It was but lately that I received from the Bishop of North Caledonia a new metaphor for soul. The Zimshian Indians have a word which means both soul and fragrance. When questioned by the Bishop on the subject, the Indians replied: “Is not a man’s soul to his body what the fragrance is to the flower?”
This, no doubt, is as good a metaphor as any, and it may fairly claim a place by the side of Plato’s metaphor in the “Phaedo”, where he compares the soul to the harmonious music that can be drawn from a lyre.
If I wished to excite your interest in a collection of such curios, I might place before you ever so many names, ever so many metaphors, ever so many sayings with reference to the soul. Nay, if looked upon as contributions to a study of the evolution of the human mind, as documents for the history of human wisdom or human folly, such curious sayings might even claim a certain scientific value, as giving us an insight into the ancient workshop of the human intellect.
The Importance of the Vedanta Philosophy
But I may say at once that I shall not be satisfied with metaphors, however poetical or beautiful, and that in placing before you an outline of the Vedanta Philosophy I have far higher objects in view. I wish to claim the sympathy not only of your mind, but of your heart for the profoundest thoughts of Indian thinkers about the soul. After all, I doubt whether the soul has really lost with all of us that charm which it exercised on ancient thinkers.
We still say, “What shall it profit a man, if he shall gain the whole world, and lose his own soul?” And how can we even claim to have a soul to lose, if we do not know what we mean by soul. But if it seem strange to you that the old Indian philosophers should have known more about the soul than Greek or Mediaeval or modern philosophers, let us remember that however much the telescopes for observing the stars of heaven have been improved, the observatories of the soul have remained much the same, for I cannot convince myself that the observations now made in the so-called physico-psychological laboratories of Germany, however interesting to physiologists, would have proved of much help to our Vedanta philosophers. The rest and peace which are required for deep thought or for accurate observation of the movements of the soul, were more easily found in the silent forests of India than in the noisy streets of our so-called centres of civilization.
Opinions of the Vedanta by Schopenhauer, Sir W. Jones, Victor Cousin, P. Schlegel
Anyhow, let me tell you that a philosopher so thoroughly acquainted with all the historical systems of philosophy as Schopenhauer, and certainly not a man given to deal in extravagant praise of any philosophy but his own, delivered his opinion of the Vedanta Philosophy, as contained in the Upanishads, in the following words:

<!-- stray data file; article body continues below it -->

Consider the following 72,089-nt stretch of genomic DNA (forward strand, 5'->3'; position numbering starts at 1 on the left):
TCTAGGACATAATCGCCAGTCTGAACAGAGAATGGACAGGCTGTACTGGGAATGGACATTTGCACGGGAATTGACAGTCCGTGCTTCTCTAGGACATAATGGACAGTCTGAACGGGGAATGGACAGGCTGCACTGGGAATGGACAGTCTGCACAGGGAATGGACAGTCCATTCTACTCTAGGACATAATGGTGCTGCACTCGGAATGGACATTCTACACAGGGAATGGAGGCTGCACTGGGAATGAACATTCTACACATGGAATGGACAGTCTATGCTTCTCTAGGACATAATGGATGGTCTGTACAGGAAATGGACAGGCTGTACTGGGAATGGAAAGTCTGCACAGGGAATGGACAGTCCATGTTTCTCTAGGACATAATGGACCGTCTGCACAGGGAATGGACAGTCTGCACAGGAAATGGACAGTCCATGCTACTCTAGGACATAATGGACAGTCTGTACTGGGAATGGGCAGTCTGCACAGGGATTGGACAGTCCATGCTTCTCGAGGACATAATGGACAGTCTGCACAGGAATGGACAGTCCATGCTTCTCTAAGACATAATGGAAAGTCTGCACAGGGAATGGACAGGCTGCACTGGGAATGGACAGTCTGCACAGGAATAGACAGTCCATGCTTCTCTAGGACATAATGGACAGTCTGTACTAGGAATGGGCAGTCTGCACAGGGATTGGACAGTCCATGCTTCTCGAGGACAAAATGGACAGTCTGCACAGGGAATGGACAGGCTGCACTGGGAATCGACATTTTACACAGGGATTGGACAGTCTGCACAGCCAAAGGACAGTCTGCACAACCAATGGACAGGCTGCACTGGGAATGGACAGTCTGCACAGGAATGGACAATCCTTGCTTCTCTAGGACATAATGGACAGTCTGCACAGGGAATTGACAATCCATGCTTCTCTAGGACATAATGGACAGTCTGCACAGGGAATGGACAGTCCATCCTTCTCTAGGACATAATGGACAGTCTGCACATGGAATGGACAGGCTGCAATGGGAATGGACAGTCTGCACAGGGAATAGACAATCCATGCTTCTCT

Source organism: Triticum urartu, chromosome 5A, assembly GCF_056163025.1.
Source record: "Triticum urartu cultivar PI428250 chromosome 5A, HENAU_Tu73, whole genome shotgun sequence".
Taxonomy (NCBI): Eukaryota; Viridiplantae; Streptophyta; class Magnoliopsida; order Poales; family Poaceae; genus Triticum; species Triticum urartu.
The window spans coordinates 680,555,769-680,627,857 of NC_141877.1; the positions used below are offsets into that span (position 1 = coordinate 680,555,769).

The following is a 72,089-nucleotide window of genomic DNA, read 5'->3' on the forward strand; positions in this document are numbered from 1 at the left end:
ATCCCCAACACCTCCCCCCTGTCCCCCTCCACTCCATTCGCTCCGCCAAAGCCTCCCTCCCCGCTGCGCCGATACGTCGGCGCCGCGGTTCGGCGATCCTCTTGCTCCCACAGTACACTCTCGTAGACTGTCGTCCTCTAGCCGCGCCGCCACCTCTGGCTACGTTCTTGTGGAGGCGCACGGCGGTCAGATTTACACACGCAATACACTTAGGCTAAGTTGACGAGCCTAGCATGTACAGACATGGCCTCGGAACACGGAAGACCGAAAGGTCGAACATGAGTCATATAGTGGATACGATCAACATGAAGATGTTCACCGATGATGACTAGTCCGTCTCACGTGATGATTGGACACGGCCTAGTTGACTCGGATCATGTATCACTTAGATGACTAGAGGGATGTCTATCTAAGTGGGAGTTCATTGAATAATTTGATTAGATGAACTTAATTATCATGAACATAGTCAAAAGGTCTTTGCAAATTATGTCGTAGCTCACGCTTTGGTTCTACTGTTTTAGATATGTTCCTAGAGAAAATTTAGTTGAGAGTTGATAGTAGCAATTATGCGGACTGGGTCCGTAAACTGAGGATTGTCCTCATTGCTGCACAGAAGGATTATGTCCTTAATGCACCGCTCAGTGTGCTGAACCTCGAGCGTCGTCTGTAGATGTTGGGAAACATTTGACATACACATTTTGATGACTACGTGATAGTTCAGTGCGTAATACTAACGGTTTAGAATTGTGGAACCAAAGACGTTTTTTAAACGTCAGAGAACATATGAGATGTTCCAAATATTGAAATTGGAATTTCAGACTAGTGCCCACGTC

“In the whole world there is no study so beneficial and so elevating as that of the Upanishads. It has been the solace of my life, it will be the solace of my death”.
If these words of Schopenhauer s required any endorsement, I should willingly give it as the result of my own experience during a long life devoted to the study of many philosophies and many religions.
If philosophy is meant to be a preparation for a happy death, or Euthanasia, I know of no better preparation for it than the Vedanta Philosophy.
Nor is Schopenhauer by any means the only authority who speaks in such rapturous terms of the ancient philosophy of India, more particularly of the Vedanta Philosophy. Sir William Jones, no mean authority as an oriental as well as a classical scholar, remarks “that it is impossible to read the Vedanta or the many fine compositions in illustration of it, without believing that Pythagoras and Plato derived their sublime theories from the same fountain with the sages of India”. (Works, Calcutta ed., i. pp. 20, 125, 127.)
It is not quite clear whether Sir William Jones meant that the ancient Greek philosophers borrowed their philosophy from India. If he did, he would find few adherents in our time, because a wider study of mankind has taught us that what was possible in one country was possible in another also. But the fact remains nevertheless that the similarities between these two streams of philosophical thought in India and in Greece are very startling, nay sometimes most perplexing.
Victor Cousin, the greatest among the historians of philosophy in France, when lecturing at Paris in the years 1828 and 1829 on the history of modern philosophy, before an audience, we are told, of two thousand gentlemen, spoke in the following terms:
“When we read with attention the poetical and philosophical monuments of the East, above all, those of India which are beginning to spread in Europe, we discover there many a truth, and truths so profound, and which make such a contrast with the meanness of the results at which the European genius has sometimes stopped, that we are constrained to bend the knee before the philosophy of the East, and to see in this cradle of the human race the native land of the highest philosophy.” (Vol. i. p. 32.)